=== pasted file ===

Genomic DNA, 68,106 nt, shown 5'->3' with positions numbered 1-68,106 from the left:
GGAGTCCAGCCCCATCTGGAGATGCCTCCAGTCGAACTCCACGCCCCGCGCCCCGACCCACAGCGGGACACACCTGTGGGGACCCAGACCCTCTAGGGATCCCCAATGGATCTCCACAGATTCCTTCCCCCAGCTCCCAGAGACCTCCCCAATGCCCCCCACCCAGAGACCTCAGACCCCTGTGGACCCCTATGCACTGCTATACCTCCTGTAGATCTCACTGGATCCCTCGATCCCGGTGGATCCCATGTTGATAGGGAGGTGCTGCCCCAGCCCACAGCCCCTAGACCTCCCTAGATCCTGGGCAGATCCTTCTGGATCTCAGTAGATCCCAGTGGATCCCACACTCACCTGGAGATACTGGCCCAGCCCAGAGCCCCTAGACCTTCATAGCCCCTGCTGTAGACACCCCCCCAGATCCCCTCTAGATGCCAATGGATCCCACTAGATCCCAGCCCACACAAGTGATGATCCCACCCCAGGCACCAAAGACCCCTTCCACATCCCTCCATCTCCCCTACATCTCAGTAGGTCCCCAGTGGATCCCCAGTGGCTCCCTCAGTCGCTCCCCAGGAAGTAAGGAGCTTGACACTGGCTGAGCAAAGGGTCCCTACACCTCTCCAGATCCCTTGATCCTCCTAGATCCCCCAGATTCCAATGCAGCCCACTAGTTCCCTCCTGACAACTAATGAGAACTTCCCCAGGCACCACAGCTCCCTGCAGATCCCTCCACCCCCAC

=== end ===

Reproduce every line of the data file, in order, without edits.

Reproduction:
Genomic DNA, 68,106 nt, shown 5'->3' with positions numbered 1-68,106 from the left:
GGAGTCCAGCCCCATCTGGAGATGCCTCCAGTCGAACTCCACGCCCCGCGCCCCGACCCACAGCGGGACACACCTGTGGGGACCCAGACCCTCTAGGGATCCCCAATGGATCTCCACAGATTCCTTCCCCCAGCTCCCAGAGACCTCCCCAATGCCCCCCACCCAGAGACCTCAGACCCCTGTGGACCCCTATGCACTGCTATACCTCCTGTAGATCTCACTGGATCCCTCGATCCCGGTGGATCCCATGTTGATAGGGAGGTGCTGCCCCAGCCCACAGCCCCTAGACCTCCCTAGATCCTGGGCAGATCCTTCTGGATCTCAGTAGATCCCAGTGGATCCCACACTCACCTGGAGATACTGGCCCAGCCCAGAGCCCCTAGACCTTCATAGCCCCTGCTGTAGACACCCCCCCAGATCCCCTCTAGATGCCAATGGATCCCACTAGATCCCAGCCCACACAAGTGATGATCCCACCCCAGGCACCAAAGACCCCTTCCACATCCCTCCATCTCCCCTACATCTCAGTAGGTCCCCAGTGGATCCCCAGTGGCTCCCTCAGTCGCTCCCCAGGAAGTAAGGAGCTTGACACTGGCTGAGCAAAGGGTCCCTACACCTCTCCAGATCCCTTGATCCTCCTAGATCCCCCAGATTCCAATGCAGCCCACTAGTTCCCTCCTGACAACTAATGAGAACTTCCCCAGGCACCACAGCTCCCTGCAGATCCCTCCACCCCCAC